Joanna Simon consults the winners of the World’s Best Wine Lists to find ideas for the best wines to have with lamb.
At the table with the World’s Best Wine Lists: The best wines to pair with cheese
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In the English-and French-speaking worlds, lamb is either blessed or cursed, depending on your view, with one of those “marriage made in heaven” wine pairings. The wine: red Bordeaux, specifically Médoc and, as a counsel of perfection, Pauillac. Sometimes a more elastic approach allows Cabernet Sauvignon-based blends from further afield. Sometimes Rioja gets added on, but there’s a danger that appending anything looks a bit like wine polygamy.
Is top Left Bank Bordeaux really the best wine with lamb? Years ago when I started writing a book on matching wine and food, I was sure that I could and would find a superior lamb wine pairing, preferably more than one, but in the end I couldn’t honestly say that I had uncovered a wine that was emphatically better than a top Pauillac with a simple roast leg judiciously flavored with rosemary and garlic and served pink.
Château Mouton Rothschild 1986, which I’ve enjoyed over the years, is my ideal, preferably with agneau fermier des Causses du Lot (hardy, leggy sheep that thrive on the wild herbs and grasses of the arid, limestone Causses) or with salt-marsh lamb from the Gower (Wales) or Romney (Kent) grazed on samphire, herbs, and grasses. And before anybody calls me out, I would happily settle for L’agneau de Pauillac.
I may not have found any wine that surpasses fine, mature Pauillac with lamb, but there were, and are, excellent alternative pairings among other Bordeaux reds, among Bordeaux blends and Cabernet Sauvignon from other regions—Bolgheri and the restrained side of Napa, to name two—and among other grape varieties and styles, ranging from Syrah to Tuscan Sangiovese, Grenache blends to Bandol and Blaufränkisch to Naoussa to Douro. Lamb, perhaps more than any other meat, is the red-wine producer’s friend.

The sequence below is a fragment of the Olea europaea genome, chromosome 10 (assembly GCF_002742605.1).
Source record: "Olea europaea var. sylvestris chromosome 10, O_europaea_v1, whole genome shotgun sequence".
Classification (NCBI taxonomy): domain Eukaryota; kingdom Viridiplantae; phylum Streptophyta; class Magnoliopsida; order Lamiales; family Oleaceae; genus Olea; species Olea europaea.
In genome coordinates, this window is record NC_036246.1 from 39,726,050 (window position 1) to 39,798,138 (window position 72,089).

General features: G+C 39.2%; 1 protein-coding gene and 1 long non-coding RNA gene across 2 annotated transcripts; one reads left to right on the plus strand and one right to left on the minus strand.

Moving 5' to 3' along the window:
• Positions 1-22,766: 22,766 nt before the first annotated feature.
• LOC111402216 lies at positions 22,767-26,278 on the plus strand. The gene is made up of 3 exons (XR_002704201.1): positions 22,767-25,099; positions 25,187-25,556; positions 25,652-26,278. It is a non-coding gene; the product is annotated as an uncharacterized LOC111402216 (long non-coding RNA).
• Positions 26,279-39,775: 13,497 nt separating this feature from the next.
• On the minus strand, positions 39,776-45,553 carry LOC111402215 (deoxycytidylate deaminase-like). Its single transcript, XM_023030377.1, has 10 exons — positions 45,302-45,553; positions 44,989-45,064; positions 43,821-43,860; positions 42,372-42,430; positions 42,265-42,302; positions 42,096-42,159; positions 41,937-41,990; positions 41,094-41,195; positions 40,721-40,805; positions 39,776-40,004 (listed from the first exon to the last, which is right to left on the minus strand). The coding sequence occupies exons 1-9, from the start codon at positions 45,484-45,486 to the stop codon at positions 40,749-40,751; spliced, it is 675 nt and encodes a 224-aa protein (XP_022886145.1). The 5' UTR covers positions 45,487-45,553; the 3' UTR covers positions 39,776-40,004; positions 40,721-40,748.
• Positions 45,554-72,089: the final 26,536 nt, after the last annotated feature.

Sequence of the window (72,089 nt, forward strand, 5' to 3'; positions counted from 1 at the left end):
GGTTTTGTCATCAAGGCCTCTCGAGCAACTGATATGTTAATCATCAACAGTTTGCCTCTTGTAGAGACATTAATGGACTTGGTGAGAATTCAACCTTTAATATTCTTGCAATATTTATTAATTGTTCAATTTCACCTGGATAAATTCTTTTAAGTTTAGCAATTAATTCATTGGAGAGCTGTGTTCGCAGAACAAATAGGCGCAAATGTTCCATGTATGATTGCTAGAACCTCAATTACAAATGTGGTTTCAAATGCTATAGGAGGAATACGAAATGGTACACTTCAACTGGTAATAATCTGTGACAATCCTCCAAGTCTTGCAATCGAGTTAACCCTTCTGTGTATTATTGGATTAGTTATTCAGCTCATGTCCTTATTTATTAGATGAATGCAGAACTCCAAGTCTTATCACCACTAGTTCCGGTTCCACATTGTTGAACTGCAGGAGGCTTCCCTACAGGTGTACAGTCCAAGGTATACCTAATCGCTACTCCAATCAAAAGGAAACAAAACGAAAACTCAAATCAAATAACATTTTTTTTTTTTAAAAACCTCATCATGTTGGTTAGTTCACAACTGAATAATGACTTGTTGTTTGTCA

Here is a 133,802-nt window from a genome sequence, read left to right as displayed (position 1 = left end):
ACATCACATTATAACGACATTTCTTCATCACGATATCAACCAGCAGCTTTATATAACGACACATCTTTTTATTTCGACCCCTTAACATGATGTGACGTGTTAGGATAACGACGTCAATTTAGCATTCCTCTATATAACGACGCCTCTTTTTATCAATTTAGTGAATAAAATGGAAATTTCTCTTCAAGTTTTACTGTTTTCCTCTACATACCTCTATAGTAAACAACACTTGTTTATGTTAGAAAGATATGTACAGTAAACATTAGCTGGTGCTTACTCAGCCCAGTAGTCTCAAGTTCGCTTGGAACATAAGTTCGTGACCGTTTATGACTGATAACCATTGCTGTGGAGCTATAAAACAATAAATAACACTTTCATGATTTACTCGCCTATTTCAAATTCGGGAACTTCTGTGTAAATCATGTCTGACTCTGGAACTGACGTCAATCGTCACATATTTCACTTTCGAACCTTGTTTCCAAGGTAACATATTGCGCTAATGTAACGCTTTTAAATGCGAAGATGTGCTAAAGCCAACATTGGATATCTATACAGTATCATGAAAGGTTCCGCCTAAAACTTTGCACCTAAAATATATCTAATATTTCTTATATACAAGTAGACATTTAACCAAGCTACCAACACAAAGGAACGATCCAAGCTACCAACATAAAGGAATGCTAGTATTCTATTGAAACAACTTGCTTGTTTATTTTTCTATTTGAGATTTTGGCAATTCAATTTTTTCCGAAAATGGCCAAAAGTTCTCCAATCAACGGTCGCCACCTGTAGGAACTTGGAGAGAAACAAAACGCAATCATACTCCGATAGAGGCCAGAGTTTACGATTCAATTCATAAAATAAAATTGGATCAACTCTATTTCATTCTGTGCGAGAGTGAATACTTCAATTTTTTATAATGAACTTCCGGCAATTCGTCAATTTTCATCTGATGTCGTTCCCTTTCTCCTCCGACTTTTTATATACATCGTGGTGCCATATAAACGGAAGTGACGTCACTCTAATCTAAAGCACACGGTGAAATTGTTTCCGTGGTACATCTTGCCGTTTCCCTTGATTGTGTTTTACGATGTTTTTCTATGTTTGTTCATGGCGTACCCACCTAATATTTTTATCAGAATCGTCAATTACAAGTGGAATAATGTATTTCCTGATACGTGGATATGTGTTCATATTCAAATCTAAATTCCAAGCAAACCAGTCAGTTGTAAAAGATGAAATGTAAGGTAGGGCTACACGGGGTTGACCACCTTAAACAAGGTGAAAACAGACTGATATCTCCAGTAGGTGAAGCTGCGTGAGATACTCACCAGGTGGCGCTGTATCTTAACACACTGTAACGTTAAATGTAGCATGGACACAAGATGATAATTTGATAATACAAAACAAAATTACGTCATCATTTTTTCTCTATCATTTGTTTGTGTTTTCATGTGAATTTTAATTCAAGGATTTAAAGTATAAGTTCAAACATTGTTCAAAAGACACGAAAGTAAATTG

As you would expect, there is no shortage of these wines, and more, to be found in the World’s Best Wine Lists.
The best wines with lamb
Lamb is so wine-friendly that one might well ask: is there any wine that doesn’t go with lamb? As it happens, I don’t now agree with the conclusion I came to in Wine With Food that Pinot Noir leaves lamb to Cabernet Sauvignon-based wines. Pinot has come a long way in the last quarter of a century—in Burgundy as well as beyond it. Its sweet-fruited gentleness, savory elegance and fine tannins (how do you sum up its complexity in a few words?) can be delicious with the melting texture of milk-fed lamb.
I don’t agree either with those who dismiss Malbec. I’ve had some lovely Cahors and Argentine matches. It depends on the lamb, as well as the wine.
Origin, breed, and élevage can all make a difference, but there are many other variables, including the delicacy of spring lamb (three to five months old) versus the flavor of one-year-old; the texture-softening, flavor-intensifying effect of seven days’ dry aging; and probably more than anything, the impact of cut, preparation, flavorings, and cooking methods.
Rib chops are very different from the gelatinous richness of shanks, for example. Ingredients such as anchovies, capers, preserved lemons, green olives, spices and dried fruit all bring their own distinctive flavors to the wine with lamb party, as do rapid high heat, slow roasting, barbecuing, confit cooking, casseroles, and tagines—not to mention accompanying sauces and side dishes.
The traditional British accompaniment to a roast lamb used to be an aggressively vinegary mint sauce or sweet redcurrant jelly—often both. The idea, probably dating from when the animal would often have been older, stronger flavored, and fattier, was that the sauce and/or jelly would cut through the meat. Whatever else it did, it certainly cut down any half decent red wine.
British food has moved onward and upward, but I mention it as a warning to any WFW reader from overseas who visits a pub for the full-on British experience and tries something billed as traditional Sunday roast lamb. You can leave the pugilistic mint sauce on the side, but you may still have a smothering, floury, brown gravy to contend with.
Let’s move on to the more creative and rewarding kitchens of the World’s Best Wine Lists. Looking at menus and sample menus, it was fascinating to see how different they all were—in cuts, cooking, flavorings, and accompaniments.
The nearest thing to a common thread, I was surprised to discover, was fermented milk products: sheep’s milk yogurt in London at Sketch Lecture Room & Library, winner of Best By the Glass Wine List (with Coravin®) and at Core by Clare Smyth (shortlisted for Best By the Glass Wine List without Coravin®); lassi at Tantris in Munich (shortlisted for Best Long Wine List); tzatziki sauce at The Turtle in Texas, winner of Best Value Wine List; and crème fraiche at The Barn at Blackberry Farm, Tennessee, Champions’ League Best Spirits Selection. Or it was surprising until I remembered that I slow-cook a shoulder of lamb in a kefir and fresh herb marinade (a Ukrainian recipe by Olia Hercules).
Pauillac and other Cabernet Sauvignon-based blends